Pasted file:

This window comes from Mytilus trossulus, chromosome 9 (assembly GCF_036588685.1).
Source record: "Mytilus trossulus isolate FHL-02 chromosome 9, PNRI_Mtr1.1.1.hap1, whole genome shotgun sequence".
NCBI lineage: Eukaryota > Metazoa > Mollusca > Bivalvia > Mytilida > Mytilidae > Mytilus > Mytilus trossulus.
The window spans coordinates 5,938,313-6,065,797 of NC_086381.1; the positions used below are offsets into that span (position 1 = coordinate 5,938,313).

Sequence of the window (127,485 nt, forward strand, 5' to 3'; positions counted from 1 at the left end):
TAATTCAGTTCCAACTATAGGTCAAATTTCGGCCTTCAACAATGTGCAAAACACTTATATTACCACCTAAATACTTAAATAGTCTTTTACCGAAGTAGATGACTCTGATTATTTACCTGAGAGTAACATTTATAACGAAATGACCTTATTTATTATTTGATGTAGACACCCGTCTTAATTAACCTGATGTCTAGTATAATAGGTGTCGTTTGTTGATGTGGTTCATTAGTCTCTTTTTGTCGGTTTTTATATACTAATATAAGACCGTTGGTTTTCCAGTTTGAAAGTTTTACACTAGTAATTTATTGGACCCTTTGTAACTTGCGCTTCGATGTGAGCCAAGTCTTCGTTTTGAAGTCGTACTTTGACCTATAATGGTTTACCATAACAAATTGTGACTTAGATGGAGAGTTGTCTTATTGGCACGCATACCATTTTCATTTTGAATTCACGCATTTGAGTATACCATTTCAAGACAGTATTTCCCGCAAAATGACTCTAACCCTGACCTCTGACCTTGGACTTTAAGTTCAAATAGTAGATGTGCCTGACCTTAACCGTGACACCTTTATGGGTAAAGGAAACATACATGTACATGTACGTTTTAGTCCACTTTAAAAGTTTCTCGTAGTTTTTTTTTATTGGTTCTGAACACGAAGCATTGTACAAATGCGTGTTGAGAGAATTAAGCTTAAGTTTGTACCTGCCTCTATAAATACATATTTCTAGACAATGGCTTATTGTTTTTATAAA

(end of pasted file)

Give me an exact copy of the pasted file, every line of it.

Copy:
This window comes from Mytilus trossulus, chromosome 9 (assembly GCF_036588685.1).
Source record: "Mytilus trossulus isolate FHL-02 chromosome 9, PNRI_Mtr1.1.1.hap1, whole genome shotgun sequence".
NCBI lineage: Eukaryota > Metazoa > Mollusca > Bivalvia > Mytilida > Mytilidae > Mytilus > Mytilus trossulus.
The window spans coordinates 5,938,313-6,065,797 of NC_086381.1; the positions used below are offsets into that span (position 1 = coordinate 5,938,313).

Sequence of the window (127,485 nt, forward strand, 5' to 3'; positions counted from 1 at the left end):
TAATTCAGTTCCAACTATAGGTCAAATTTCGGCCTTCAACAATGTGCAAAACACTTATATTACCACCTAAATACTTAAATAGTCTTTTACCGAAGTAGATGACTCTGATTATTTACCTGAGAGTAACATTTATAACGAAATGACCTTATTTATTATTTGATGTAGACACCCGTCTTAATTAACCTGATGTCTAGTATAATAGGTGTCGTTTGTTGATGTGGTTCATTAGTCTCTTTTTGTCGGTTTTTATATACTAATATAAGACCGTTGGTTTTCCAGTTTGAAAGTTTTACACTAGTAATTTATTGGACCCTTTGTAACTTGCGCTTCGATGTGAGCCAAGTCTTCGTTTTGAAGTCGTACTTTGACCTATAATGGTTTACCATAACAAATTGTGACTTAGATGGAGAGTTGTCTTATTGGCACGCATACCATTTTCATTTTGAATTCACGCATTTGAGTATACCATTTCAAGACAGTATTTCCCGCAAAATGACTCTAACCCTGACCTCTGACCTTGGACTTTAAGTTCAAATAGTAGATGTGCCTGACCTTAACCGTGACACCTTTATGGGTAAAGGAAACATACATGTACATGTACGTTTTAGTCCACTTTAAAAGTTTCTCGTAGTTTTTTTTTATTGGTTCTGAACACGAAGCATTGTACAAATGCGTGTTGAGAGAATTAAGCTTAAGTTTGTACCTGCCTCTATAAATACATATTTCTAGACAATGGCTTATTGTTTTTATAAA